On each side of the screen (see Figure 1A) there was a circular region (radius = 3[degrees]) surrounded by a square region textured with black and white dots (8[degrees] x 8[degrees]). The test stimuli were series of 12 uppercase letters (font 'Arial', about 10 in height, and white colour, luminance = 18 cd/ [m.sup.2]), randomly chosen on each trial, presented every 150 ms.

Procedure. The experiment was performed in a dimly lit room. There were two blocks of 100 trials each, with breaks between blocks. On each trial, randomly selected 12-letter streams were dichoptically presented, one dichoptic pair every 150 ms. One of the letters in positions 5-10 was replaced by a digit between 2 and 9, and participants had to indicate whether it was odd or even. The eye stimulated with the target, and the position of the target within the series were randomly selected.

Observers initiated a trial by pressing a button. Each trial began with the binocular presentation of a central fixation point (18 cd/[m.sup.2], 0.2[degrees] in diameter, approximately). 500 ms later the two letter series were presented, with no blank frames between items. The observer indicated whether the target was odd or even by pressing a key on a response box within a time window of 2000 ms. Absence of response was scored as incorrect response.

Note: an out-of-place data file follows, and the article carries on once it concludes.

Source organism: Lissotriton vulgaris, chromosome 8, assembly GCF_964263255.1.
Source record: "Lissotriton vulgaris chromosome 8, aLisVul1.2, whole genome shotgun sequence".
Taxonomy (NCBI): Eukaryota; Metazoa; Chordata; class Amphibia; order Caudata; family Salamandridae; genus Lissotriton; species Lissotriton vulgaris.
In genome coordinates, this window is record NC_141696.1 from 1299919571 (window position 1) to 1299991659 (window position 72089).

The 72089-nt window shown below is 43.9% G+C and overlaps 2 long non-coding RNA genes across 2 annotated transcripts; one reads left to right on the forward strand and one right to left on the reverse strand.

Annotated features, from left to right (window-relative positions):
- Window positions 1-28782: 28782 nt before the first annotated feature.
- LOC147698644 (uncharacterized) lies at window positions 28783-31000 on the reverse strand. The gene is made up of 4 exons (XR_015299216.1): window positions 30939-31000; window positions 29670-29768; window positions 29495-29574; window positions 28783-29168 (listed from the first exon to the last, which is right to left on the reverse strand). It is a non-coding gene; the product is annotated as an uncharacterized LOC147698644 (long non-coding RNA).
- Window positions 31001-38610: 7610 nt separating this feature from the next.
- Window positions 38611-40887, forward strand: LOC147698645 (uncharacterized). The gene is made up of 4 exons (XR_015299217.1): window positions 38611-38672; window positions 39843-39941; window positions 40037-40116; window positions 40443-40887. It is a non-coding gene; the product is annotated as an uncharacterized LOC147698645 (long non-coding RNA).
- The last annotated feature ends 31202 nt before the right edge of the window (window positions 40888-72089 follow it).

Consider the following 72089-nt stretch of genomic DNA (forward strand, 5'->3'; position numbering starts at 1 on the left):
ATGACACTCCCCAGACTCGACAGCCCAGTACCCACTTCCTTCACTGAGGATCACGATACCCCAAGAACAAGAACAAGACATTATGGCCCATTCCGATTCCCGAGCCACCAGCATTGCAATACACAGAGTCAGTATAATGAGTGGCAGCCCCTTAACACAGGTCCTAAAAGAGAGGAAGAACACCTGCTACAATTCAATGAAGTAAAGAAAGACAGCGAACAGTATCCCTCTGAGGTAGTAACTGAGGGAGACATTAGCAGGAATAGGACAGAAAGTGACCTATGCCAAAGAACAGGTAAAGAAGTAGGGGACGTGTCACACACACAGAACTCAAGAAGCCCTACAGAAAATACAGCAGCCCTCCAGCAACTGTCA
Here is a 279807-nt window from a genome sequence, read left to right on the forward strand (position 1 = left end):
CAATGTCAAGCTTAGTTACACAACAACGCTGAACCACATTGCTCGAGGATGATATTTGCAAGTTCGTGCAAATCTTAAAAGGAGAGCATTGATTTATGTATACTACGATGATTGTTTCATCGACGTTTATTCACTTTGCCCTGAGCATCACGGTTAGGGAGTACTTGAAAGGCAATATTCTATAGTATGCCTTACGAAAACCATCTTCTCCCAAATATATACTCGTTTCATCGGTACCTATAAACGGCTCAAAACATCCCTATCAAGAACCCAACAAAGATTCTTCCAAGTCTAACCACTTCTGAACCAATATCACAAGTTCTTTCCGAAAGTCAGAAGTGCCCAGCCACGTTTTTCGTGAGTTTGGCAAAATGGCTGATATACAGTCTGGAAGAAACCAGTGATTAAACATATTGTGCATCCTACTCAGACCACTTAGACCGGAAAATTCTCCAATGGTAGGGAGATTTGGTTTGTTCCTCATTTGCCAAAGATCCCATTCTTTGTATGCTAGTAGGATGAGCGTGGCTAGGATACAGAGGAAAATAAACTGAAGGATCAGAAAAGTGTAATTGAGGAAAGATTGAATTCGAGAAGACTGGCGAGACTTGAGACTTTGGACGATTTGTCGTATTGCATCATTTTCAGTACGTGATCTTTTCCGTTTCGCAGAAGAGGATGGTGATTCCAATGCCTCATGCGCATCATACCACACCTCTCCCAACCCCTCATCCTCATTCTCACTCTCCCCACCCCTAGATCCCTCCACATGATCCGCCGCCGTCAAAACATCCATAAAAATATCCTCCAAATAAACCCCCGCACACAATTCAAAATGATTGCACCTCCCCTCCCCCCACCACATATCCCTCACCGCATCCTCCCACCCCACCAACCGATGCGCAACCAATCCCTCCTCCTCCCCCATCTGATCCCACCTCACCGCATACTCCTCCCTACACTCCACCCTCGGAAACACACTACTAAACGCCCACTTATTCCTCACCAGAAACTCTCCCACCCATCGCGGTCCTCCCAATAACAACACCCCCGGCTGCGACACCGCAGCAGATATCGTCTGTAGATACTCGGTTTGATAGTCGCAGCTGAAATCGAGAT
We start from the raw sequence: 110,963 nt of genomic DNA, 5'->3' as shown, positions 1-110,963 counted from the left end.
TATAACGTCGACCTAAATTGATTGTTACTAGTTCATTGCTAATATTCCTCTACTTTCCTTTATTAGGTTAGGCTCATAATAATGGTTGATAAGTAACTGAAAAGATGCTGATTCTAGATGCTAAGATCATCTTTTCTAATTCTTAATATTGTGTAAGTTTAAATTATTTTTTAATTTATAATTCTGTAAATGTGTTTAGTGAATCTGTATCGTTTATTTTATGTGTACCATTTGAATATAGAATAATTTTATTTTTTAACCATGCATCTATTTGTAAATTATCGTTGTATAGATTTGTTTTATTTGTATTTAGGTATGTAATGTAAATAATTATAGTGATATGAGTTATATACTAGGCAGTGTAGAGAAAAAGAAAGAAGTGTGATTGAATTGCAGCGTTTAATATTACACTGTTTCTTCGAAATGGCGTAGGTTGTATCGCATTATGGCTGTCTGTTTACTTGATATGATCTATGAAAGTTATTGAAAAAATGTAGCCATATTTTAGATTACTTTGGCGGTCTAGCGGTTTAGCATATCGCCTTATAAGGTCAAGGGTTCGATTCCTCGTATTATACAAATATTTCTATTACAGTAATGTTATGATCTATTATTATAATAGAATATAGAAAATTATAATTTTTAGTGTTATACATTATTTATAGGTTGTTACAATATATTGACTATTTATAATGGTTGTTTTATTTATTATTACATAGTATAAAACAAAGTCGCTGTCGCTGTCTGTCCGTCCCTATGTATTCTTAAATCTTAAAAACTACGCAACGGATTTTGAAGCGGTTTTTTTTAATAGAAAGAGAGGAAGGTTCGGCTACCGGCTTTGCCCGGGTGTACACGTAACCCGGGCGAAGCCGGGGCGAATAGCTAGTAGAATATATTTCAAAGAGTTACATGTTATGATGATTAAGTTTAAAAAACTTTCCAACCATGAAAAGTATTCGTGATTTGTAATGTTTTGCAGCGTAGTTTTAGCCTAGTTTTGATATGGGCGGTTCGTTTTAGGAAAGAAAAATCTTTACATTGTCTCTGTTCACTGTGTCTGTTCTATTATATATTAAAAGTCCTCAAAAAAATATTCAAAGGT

Sighting dominance was assessed at the end of the experiment. Observers kept both eyes opened and held a card with a hole in the middle with both hands. They had to align the hole in the card with a distant target maintaining their eyes open.


The phenomenal reports were no different from the first experiment. Most subjects were aware of only one letter on each presentation; targets were correctly identified when presented to one of their eyes, and generally missed in the other eye. Observers without eye-dominance perceived the monocular stimuli as superimposed and detected the target regardless of the stimulated eye.